Environmental charity Keep Northern Ireland Beautiful says there was more litter on streets and parks in 2014 than there has been in a decade.
The group reports that around one in six streets and parks failed to meet acceptable standards for litter during 2014.
Report author Chris Allen stated: “With just a few weeks until the new supercouncils come into being, this should serve as a wakeup call to the public and to Councils.”
“Cleansing budgets have remained almost static at a little under £40 million in the last three years, yet the amount of litter on our streets is rising. “This is simply unsustainable. Councils are fighting a valiant but losing battle. The army of street sweepers paid to clean up after us simply cannot keep up with tide of litter dropped by inconsiderate people.”
Across the 2,040 sites surveyed throughout 2014, the report details 354 sites which were deemed to have unacceptably high levels of litter and/or dog fouling.
Cigarette litter was the most common type of litter, followed by confectionary and drinks litter such as bottle tops or tin cans.
The report points out that high density housing areas are generally much more badly littered than lower density areas, but Mr Allen indicated that not enough work has been done to explore this.
He continued: “Littering is affected by population density, deprivation, the layout of the area, all sorts of things. People ignore bins that are only a few meters from them.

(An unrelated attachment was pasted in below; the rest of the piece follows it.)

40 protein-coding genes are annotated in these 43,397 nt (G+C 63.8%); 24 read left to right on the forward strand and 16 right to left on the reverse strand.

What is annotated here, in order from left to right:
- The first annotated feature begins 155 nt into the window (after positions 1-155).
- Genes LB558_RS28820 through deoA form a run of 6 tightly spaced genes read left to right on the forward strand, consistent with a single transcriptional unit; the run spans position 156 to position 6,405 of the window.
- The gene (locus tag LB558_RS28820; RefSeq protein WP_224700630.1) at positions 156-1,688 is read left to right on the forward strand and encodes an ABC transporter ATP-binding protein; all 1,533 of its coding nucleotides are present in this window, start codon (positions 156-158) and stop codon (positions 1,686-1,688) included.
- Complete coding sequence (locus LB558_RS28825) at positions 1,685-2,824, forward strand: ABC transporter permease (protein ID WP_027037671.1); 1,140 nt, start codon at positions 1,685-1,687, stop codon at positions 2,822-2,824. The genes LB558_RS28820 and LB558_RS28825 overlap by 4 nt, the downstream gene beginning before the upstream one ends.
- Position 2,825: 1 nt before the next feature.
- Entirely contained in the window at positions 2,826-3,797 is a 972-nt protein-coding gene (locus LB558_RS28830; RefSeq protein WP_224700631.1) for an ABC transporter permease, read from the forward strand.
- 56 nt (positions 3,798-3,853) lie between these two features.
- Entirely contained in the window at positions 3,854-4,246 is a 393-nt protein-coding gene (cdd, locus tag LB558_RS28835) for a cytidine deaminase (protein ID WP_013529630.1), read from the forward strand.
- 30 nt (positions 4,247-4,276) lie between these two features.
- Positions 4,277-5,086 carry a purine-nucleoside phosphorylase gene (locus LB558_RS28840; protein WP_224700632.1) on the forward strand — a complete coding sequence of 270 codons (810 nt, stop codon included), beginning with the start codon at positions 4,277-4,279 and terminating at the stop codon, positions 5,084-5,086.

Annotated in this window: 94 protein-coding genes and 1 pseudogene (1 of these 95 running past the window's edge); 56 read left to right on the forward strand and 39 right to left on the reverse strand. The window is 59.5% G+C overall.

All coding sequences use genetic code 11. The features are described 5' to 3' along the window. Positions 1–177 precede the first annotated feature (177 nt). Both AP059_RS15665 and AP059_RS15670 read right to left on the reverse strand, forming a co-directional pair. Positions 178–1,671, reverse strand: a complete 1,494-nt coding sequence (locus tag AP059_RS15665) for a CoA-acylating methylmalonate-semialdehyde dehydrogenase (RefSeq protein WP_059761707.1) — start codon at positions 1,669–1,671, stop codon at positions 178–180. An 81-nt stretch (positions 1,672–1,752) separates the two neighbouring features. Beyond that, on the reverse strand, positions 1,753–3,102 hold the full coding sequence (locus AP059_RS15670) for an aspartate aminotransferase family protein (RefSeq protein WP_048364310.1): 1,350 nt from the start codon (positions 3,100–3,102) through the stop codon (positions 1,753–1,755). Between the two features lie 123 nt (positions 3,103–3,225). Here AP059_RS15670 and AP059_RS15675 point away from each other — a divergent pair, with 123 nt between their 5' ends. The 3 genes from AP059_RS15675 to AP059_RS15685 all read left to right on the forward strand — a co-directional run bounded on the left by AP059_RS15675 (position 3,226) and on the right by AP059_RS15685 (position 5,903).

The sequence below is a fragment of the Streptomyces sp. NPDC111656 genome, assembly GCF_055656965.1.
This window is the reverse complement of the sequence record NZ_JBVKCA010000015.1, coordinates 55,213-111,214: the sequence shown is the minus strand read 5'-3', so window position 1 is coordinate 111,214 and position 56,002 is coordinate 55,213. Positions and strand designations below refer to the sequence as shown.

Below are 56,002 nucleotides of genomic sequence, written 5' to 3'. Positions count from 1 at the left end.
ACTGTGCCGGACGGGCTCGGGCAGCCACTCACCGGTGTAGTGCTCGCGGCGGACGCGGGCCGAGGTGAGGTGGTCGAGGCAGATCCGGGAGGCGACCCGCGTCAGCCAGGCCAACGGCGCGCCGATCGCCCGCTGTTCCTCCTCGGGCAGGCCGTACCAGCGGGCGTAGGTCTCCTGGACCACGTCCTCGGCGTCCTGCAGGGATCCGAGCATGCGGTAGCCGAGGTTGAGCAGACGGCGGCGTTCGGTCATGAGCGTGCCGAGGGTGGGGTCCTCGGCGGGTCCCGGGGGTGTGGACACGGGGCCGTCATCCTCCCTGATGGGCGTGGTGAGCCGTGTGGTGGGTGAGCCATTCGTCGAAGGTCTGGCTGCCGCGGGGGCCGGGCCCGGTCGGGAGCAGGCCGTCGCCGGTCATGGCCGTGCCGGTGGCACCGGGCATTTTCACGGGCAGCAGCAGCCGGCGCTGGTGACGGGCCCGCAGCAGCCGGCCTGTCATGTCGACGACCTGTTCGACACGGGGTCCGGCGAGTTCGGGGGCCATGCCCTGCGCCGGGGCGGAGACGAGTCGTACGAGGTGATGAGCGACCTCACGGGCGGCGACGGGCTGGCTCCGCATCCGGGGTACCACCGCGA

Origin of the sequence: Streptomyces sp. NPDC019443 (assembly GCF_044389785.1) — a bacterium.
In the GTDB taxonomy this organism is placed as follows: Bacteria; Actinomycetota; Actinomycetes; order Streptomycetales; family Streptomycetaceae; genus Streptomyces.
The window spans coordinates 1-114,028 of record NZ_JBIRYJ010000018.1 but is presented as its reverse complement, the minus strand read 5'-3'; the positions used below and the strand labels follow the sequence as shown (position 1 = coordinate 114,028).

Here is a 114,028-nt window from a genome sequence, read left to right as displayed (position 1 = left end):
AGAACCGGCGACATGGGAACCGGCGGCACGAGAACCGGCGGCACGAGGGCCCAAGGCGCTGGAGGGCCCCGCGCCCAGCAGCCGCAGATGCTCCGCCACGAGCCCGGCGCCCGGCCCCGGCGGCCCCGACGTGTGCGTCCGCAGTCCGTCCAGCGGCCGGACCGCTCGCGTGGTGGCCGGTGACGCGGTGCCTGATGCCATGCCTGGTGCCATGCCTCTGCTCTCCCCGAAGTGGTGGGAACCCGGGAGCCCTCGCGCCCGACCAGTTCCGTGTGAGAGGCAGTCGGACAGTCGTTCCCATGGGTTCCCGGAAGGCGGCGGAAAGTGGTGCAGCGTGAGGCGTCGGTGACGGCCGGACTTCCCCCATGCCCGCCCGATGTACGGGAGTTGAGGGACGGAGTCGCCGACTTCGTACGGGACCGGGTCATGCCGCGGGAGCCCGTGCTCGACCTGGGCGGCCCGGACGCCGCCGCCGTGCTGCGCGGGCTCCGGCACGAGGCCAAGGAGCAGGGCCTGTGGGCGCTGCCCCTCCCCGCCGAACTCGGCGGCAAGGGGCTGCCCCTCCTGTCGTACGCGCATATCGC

“We need to start to look at how we build an environment where littering doesn’t happen, or if it does the person gets reprimanded.”
The report also raises health concerns. Dog fouling was recorded on 10 per cent of sites overall but on nearly a quarter of sports pitches.
Surveyors also found 12 per cent of sites had broken glass, with the potential to cause cuts to the feet of children and pets.
Chief Executive at Keep Northern Ireland Beautiful Dr Ian Humphreys commented, “Our £40m annual street cleaning bill is just the start. We lose an estimated £7m in coastal tourism alone due to repellent nature of litter and we turn tourist businesses off because of litter. We lose £100m more through vandalism and graffiti. If we could convince people to change the way they behaved we could save millions of pounds every year.”
“We’re working on changing that behaviour now. Our new campaign ‘Live Here, Love Here’ aims to bring about the positive changes we all want to see in our communities. Working together we hope to achieve cleaner streets, reduce dog fouling, chewing gum and graffiti, improve use of derelict buildings and see the careful development of greenspace. Together we can build that sense of civic responsibility and community pride that will make our neighbourhoods so much better.”
The report will be available on the Keep Northern Ireland Beautiful Website.